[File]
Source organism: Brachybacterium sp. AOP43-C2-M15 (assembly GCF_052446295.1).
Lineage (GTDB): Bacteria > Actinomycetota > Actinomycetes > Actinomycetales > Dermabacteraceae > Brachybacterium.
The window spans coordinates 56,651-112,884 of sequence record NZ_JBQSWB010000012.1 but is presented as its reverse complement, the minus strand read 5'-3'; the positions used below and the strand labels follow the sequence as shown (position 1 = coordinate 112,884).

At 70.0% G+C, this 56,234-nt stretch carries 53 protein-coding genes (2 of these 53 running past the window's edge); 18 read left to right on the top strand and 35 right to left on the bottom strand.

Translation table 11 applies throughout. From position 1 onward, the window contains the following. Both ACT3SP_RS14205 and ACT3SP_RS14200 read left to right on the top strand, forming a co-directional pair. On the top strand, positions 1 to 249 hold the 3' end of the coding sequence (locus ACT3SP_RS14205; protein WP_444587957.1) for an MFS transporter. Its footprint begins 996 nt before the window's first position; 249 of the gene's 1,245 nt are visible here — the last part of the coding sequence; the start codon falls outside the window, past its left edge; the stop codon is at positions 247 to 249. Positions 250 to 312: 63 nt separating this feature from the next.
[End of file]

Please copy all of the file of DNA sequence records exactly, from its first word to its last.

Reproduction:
Source organism: Brachybacterium sp. AOP43-C2-M15 (assembly GCF_052446295.1).
Lineage (GTDB): Bacteria > Actinomycetota > Actinomycetes > Actinomycetales > Dermabacteraceae > Brachybacterium.
The window spans coordinates 56,651-112,884 of sequence record NZ_JBQSWB010000012.1 but is presented as its reverse complement, the minus strand read 5'-3'; the positions used below and the strand labels follow the sequence as shown (position 1 = coordinate 112,884).

At 70.0% G+C, this 56,234-nt stretch carries 53 protein-coding genes (2 of these 53 running past the window's edge); 18 read left to right on the top strand and 35 right to left on the bottom strand.

Translation table 11 applies throughout. From position 1 onward, the window contains the following. Both ACT3SP_RS14205 and ACT3SP_RS14200 read left to right on the top strand, forming a co-directional pair. On the top strand, positions 1 to 249 hold the 3' end of the coding sequence (locus ACT3SP_RS14205; protein WP_444587957.1) for an MFS transporter. Its footprint begins 996 nt before the window's first position; 249 of the gene's 1,245 nt are visible here — the last part of the coding sequence; the start codon falls outside the window, past its left edge; the stop codon is at positions 247 to 249. Positions 250 to 312: 63 nt separating this feature from the next.